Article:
Winter/Spring Wheat – Swathing timing and desiccation timing is the same – seed at 30% to 35% moisture, or hard dough stage (thumbnail imprint can barely be left in seed). Reglone and HEAT are not registered on any cereal crops for pre-harvest use.  If crop is intended for seed, using  glyphosate is not an option, so swath.  If not for seed and the weather forecast calls for wet conditions for the 10 days, glyphosate may be preferred versus swathing as the crop will weather better standing than in a swath.

Barley/Oat – Check  with your buyer about their policy on desiccants on the crop.  This may make the decision for you.  After determining this, the timing of swathing/desiccant is the same as wheat and the considerations to swath or desiccate are applicable as well.

For malting barley, maltsters want plump, mature kernels. The crop must not be swathed on the green side. Delay swathing until the heads have lost their green colour and have a moisture content of <30%. Swath around green patches to avoid having the sample from the field turned down because of green or immature kernels.   Keep in mind that wet weather may loosen the hull, reducing quality. Straight combining is becoming popular. Standing malt barley suffers less damage from moisture and dries faster. However, this benefit must be balanced against the increased risk of shattering losses. Six-row barley is more prone to shattering and neck-break than two-row barley.

 

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Most of my beans are dry but there are some pods in the field where the seed is still green. What % of green can I have in my sample before it is a concern?

You may be better off to wait a few days before harvesting to allow those beans to mature in the field if it is a high percentage.  

Companies who buy beans say that if the sample  has more than 2.5 % green seed  you could be down- graded.

If however it is just the odd green seed in the sample then it should change in the bin.

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Can You Estimate Soybean Losses By Seeds on the Ground?

Questions have been coming in on the what the number of soybeans on the ground after the combine goes through means for yield loss.  For example, if you have 4 soybean seeds on the ground behind the combine, would that be about a one bushel loss?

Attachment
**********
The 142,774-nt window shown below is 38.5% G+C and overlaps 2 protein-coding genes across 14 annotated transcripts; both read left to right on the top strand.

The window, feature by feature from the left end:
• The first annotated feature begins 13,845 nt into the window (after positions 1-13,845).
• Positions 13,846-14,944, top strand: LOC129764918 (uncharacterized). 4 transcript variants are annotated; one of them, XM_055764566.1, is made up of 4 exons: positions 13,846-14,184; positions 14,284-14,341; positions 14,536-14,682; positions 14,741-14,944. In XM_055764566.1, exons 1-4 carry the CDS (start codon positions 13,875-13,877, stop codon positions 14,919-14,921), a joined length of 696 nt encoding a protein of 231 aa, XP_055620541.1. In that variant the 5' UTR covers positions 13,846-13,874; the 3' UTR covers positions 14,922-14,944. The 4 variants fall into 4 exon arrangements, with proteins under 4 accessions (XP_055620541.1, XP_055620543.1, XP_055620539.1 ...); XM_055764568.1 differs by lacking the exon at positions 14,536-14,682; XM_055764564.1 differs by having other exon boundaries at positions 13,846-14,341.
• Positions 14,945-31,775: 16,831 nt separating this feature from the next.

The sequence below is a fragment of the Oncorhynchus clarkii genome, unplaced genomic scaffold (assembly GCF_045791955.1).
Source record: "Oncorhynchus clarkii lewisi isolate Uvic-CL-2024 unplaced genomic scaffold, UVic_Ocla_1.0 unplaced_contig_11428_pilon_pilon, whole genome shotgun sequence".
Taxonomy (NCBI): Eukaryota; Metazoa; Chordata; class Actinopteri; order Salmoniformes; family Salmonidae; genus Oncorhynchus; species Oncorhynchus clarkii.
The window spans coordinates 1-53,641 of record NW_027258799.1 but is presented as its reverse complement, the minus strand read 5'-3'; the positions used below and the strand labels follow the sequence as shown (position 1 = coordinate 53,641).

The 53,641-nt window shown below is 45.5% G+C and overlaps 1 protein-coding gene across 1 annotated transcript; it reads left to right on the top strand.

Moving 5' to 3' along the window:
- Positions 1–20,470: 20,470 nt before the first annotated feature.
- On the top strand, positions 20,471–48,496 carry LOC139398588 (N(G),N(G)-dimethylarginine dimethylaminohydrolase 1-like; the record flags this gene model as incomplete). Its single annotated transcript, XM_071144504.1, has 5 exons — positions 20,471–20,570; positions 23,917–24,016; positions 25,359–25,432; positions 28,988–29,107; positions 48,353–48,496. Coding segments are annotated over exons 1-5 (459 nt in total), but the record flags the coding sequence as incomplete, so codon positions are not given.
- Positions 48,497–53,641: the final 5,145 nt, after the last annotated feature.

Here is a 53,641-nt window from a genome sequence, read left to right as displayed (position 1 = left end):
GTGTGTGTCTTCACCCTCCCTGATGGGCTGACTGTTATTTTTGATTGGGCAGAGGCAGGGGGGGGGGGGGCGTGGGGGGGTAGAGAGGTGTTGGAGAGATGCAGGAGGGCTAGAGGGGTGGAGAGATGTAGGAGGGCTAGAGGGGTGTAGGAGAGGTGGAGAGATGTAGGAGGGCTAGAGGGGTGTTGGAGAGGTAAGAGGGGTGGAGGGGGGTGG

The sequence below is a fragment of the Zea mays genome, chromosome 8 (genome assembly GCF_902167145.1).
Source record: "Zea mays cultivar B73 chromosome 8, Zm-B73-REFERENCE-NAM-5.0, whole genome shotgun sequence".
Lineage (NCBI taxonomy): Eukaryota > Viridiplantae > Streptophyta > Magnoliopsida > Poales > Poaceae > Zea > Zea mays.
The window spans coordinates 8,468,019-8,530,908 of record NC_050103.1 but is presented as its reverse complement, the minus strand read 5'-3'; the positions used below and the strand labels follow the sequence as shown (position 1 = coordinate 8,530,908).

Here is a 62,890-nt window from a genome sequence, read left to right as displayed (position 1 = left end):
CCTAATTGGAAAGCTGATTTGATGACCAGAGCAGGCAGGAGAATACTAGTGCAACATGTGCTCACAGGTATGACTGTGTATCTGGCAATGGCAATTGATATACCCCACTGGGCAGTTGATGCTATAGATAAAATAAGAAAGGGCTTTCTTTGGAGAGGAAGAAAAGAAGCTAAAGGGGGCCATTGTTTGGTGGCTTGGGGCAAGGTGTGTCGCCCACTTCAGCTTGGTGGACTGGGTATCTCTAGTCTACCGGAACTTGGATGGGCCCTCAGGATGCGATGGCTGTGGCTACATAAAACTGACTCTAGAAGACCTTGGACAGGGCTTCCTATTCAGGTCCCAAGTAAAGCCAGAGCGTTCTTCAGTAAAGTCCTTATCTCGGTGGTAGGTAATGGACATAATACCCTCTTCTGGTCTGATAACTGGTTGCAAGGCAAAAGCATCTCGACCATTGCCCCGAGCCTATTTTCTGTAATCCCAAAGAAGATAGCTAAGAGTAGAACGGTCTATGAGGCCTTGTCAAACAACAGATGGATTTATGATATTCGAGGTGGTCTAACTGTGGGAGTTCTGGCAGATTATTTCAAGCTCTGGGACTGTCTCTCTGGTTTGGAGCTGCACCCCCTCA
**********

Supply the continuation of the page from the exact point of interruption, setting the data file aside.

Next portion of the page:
In order to get an accurate representation on harvest losses, first you need to establish an area of 10 square feet.  Then within that area, count the soybean seeds on the ground.  Approximately 40 seeds with the 10 square foot area would equal a one bushel loss.

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When Should You Dessicate Sunflowers?

Sunflowers are physiologically mature at the stage R-9. At this stage, the seeds have reached maximum size and bushel weight. Visually, this is when the back of the head is yellow and the bracts are brown. Timing of desiccation is important as application to early can result in decreased seed size and test weight. 

Coverage is also important to increase the speed and consistency of dry-down. Using the water volumes suggested by the manufacturer will provide the good coverage over the back of the heads. In addition to coverage, daytime temperatures above 20-25C  will assist in faster and more effective dry-down of the pulpy tissue in the head and assist in earlier combine operations.

Refer to the Guide to Field Crop Protection for products and rates registered for sunflowers.

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Should I Dessicate My Flax Crop?

Flax can be a frustrating crop to straight-cut combine with the bolls dry and ripe and the stalks still grass green and potentially wrapping around the reel.

The use of a chemical harvest aid or dessicant will not help to ripen flax faster, but is can greatly increase ease of harvest by killing and drying out green stalk material, weeds and can be effective for use in perenial weed control.  If bolls and seed are getting close to maturity, but the stalks green and maybe you have weed issues, dessication may be a very good option.  If you are planning on dessicating, 75-80% of the bolls should be brown.  For product choices and rates refer to the “Guide to Field Crop Protection”. Harvest of flax after application should occur when sample tests dry, typically 7 or more days after application.

If your bolls are mostly still green, please wait a little longer.  As mentioned above, using a chemical harvest aid/dessicant does not speed up seed maturity.  If applying too soon, it can actually reduce yields due to smaller seeds or shriveled seeds that don’t make it into the tank.